In probability theory and statistics, the **half-normal distribution** is a special case of the folded normal distribution.

In particle physics, **CLs** represents a statistical method for setting *upper limits* on model parameters, a particular form of interval estimation used for parameters that can take only non-negative values. Although CLs are said to refer to Confidence Levels, "The method's name is ... misleading, as the CLs exclusion region is not a confidence interval." It was first introduced by physicists working at the LEP experiment at CERN and has since been used by many high energy physics experiments. It is a frequentist method in the sense that the properties of the limit are defined by means of error probabilities, however it differs from standard confidence intervals in that the stated confidence level of the interval is not equal to its coverage probability. The reason for this deviation is that standard upper limits based on a most powerful test necessarily produce empty intervals with some fixed probability when the parameter value is zero, and this property is considered undesirable by most physicists and statisticians.

In Monte Carlo Estimation, **exponential tilting (ET)**, **exponential twisting**, or **exponential change of measure (ECM)** is a distribution shifting technique commonly used in rare-event simulation, and rejection and importance sampling in particular. Exponential tilting is also used in Esscher tilting, an indirect Edgeworth approximation technique. The earliest formalization of ECM is often attributed to Esscher with its use in importance sampling being attributed to David Siegmund. ET is known as the Esscher transform in mathematical finance and is used in such contexts as insurance futures pricing.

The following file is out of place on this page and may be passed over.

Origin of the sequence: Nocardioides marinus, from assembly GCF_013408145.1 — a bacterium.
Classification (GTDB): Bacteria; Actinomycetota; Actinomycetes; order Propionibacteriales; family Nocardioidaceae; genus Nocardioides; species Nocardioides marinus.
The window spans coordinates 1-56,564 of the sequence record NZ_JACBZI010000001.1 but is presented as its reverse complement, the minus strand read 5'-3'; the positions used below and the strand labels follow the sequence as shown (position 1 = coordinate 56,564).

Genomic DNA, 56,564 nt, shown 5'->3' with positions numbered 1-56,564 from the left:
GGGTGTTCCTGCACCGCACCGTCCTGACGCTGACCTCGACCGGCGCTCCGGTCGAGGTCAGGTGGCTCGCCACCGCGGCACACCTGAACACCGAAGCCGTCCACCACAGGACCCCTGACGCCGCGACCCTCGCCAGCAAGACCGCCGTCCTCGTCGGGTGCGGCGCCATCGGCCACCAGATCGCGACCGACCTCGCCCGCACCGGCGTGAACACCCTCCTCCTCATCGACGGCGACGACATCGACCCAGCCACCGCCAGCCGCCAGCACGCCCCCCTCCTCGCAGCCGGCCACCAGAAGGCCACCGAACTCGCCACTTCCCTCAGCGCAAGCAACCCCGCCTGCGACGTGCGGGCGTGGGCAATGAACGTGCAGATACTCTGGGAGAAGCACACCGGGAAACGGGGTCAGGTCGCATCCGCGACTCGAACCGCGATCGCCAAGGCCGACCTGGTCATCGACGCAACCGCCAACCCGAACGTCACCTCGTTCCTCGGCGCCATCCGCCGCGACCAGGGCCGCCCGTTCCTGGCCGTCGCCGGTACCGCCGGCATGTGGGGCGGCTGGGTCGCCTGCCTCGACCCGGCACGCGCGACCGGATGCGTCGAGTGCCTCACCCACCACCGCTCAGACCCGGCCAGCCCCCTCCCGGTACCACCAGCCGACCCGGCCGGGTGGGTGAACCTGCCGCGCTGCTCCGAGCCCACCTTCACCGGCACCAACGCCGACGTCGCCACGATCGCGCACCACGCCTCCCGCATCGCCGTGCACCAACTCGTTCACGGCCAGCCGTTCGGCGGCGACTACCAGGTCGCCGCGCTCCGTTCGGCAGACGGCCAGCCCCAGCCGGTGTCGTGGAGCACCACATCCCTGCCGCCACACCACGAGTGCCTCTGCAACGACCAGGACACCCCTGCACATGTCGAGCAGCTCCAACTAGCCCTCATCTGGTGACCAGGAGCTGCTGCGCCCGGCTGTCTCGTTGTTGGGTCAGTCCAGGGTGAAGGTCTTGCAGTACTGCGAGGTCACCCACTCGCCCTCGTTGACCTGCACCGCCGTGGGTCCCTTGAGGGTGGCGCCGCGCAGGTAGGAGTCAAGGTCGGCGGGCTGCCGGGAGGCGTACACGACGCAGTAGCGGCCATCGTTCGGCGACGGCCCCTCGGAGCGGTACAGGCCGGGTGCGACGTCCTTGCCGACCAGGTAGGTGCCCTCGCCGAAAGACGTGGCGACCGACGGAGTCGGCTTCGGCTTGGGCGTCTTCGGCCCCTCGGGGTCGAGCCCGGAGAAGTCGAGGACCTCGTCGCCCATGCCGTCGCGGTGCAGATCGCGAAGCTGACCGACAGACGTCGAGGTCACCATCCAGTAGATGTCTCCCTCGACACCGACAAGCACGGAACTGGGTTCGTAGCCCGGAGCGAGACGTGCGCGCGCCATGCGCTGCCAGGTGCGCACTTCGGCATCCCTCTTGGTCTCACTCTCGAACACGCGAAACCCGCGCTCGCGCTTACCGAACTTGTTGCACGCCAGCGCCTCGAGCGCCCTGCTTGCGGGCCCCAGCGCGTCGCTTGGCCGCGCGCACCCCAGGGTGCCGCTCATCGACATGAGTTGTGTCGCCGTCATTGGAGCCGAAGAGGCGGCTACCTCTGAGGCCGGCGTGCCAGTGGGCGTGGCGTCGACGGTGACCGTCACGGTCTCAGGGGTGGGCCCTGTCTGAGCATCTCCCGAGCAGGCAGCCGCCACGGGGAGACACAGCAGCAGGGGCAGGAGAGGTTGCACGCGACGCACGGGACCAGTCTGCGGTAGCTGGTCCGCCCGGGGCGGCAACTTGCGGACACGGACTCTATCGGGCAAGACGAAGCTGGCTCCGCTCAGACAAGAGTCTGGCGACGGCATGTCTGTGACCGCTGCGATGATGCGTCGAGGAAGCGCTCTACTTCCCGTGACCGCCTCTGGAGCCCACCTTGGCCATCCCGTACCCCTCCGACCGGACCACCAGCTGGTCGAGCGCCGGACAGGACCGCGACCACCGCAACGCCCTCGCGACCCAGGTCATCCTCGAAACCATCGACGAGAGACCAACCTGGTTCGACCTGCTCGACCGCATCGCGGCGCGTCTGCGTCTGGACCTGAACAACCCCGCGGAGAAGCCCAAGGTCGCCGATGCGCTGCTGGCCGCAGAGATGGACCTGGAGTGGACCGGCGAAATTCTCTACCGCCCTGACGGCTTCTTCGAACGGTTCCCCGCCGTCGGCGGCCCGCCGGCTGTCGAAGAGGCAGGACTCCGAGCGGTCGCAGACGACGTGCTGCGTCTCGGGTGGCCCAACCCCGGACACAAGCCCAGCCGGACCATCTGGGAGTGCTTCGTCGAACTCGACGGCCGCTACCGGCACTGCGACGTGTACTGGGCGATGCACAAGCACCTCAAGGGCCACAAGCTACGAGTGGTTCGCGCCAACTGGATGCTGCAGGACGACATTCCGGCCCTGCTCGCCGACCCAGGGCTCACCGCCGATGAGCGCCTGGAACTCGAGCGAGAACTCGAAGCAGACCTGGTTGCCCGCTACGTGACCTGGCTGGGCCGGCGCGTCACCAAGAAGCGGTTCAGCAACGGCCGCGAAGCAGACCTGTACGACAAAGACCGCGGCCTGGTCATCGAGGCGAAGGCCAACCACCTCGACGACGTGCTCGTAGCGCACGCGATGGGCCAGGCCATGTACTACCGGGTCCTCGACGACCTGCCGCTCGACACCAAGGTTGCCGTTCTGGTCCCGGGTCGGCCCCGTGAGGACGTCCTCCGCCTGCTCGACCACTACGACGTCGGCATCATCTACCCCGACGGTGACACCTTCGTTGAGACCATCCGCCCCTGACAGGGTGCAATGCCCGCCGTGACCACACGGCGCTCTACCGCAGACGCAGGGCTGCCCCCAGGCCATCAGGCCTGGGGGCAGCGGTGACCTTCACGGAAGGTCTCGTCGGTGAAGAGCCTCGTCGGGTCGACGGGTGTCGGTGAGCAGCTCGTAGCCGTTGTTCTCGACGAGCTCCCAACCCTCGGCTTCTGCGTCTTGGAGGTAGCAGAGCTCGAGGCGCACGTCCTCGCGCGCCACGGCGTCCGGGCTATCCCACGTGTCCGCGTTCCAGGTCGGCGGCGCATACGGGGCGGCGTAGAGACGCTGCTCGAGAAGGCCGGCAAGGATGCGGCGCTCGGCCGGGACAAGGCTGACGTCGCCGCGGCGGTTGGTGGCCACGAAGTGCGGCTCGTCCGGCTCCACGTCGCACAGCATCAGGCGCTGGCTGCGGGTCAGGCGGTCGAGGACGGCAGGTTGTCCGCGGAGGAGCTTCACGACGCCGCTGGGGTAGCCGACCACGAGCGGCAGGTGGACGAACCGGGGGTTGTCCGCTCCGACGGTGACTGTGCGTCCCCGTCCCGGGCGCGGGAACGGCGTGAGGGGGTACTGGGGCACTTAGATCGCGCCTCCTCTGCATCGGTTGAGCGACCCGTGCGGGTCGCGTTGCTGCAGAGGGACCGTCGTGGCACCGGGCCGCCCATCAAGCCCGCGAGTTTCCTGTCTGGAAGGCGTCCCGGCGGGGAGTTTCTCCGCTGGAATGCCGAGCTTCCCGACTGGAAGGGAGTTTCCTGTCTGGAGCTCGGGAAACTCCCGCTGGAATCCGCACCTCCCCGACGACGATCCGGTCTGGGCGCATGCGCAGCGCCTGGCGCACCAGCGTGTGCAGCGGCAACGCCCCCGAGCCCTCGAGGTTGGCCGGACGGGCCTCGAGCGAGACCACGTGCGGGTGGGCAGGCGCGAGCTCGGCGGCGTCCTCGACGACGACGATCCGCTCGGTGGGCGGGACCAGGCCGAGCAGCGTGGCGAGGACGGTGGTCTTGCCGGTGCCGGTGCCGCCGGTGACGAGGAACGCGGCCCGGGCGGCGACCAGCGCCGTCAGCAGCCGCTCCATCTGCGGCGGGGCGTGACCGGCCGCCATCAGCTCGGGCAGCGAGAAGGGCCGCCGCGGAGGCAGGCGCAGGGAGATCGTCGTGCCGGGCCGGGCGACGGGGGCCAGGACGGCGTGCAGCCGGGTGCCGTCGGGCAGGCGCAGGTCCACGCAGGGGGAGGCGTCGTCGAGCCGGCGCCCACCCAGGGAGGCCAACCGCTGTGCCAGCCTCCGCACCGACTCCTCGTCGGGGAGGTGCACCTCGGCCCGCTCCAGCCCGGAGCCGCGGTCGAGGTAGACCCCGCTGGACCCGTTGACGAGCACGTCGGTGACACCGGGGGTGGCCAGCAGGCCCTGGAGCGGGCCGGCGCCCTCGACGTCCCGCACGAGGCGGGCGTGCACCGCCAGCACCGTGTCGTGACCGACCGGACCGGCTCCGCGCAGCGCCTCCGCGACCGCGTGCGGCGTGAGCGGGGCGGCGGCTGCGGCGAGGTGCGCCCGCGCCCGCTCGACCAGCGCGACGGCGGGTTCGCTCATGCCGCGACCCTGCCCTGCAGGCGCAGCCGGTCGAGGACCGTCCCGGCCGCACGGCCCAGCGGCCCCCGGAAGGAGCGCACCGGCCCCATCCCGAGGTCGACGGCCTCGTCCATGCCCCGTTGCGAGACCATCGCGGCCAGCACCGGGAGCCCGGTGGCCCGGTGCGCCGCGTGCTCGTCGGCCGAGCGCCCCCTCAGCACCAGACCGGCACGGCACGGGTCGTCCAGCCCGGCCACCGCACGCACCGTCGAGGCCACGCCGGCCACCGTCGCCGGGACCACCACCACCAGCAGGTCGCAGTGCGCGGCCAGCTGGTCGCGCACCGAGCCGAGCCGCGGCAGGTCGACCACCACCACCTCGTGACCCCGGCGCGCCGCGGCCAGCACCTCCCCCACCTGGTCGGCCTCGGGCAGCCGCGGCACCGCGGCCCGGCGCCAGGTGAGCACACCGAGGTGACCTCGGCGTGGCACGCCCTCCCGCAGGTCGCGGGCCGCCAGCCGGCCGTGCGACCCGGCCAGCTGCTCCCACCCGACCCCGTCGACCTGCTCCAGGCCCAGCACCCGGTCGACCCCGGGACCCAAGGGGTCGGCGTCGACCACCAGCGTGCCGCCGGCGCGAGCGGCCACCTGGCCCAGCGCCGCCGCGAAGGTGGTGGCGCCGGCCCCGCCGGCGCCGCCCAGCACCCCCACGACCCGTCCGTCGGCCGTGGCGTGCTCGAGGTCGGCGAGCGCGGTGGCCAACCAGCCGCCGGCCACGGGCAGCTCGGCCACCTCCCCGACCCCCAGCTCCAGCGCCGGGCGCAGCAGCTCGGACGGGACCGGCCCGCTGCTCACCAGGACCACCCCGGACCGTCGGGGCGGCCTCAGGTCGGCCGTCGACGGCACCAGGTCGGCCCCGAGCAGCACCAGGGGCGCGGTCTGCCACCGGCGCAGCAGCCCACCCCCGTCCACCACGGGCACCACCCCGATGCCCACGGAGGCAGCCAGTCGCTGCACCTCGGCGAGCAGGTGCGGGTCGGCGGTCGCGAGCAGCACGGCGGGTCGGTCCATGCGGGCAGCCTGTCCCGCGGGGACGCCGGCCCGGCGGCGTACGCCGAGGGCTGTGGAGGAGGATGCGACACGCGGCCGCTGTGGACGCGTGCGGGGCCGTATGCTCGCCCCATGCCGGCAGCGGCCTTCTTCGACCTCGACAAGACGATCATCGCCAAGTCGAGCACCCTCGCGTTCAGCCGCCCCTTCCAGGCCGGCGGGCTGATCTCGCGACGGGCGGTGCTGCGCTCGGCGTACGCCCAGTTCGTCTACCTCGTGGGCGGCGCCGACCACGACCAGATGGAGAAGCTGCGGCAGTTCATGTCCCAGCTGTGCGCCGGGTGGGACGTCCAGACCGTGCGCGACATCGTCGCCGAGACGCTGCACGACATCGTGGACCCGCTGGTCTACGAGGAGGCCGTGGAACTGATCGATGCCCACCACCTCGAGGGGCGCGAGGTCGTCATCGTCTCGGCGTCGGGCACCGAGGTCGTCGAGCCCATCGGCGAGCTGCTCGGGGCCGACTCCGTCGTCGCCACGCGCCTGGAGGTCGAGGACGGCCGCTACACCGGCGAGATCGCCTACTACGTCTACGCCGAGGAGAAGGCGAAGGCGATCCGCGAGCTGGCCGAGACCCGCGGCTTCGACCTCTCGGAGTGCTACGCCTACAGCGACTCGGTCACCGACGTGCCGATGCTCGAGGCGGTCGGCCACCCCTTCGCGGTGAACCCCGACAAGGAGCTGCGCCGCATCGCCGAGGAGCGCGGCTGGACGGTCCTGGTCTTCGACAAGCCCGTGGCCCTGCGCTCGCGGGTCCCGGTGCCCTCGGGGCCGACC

- ↑ Casella, G.; Berger, R.L. (2008),
*Statistical Inference*, Brooks/Cole. ISBN 0-495-39187-5 (Theorem 8.3.17) - ↑ Pfanzagl, Johann (1979). "On optimal median unbiased estimators in the presence of nuisance parameters".
*Annals of Statistics*.**7**(1): 187–193. doi: 10.1214/aos/1176344563 . - 1 2 Brown, L. D.; Cohen, Arthur; Strawderman, W. E. (1976). "A Complete Class Theorem for Strict Monotone Likelihood Ratio With Applications".
*Ann. Statist*.**4**(4): 712–722. doi: 10.1214/aos/1176343543 .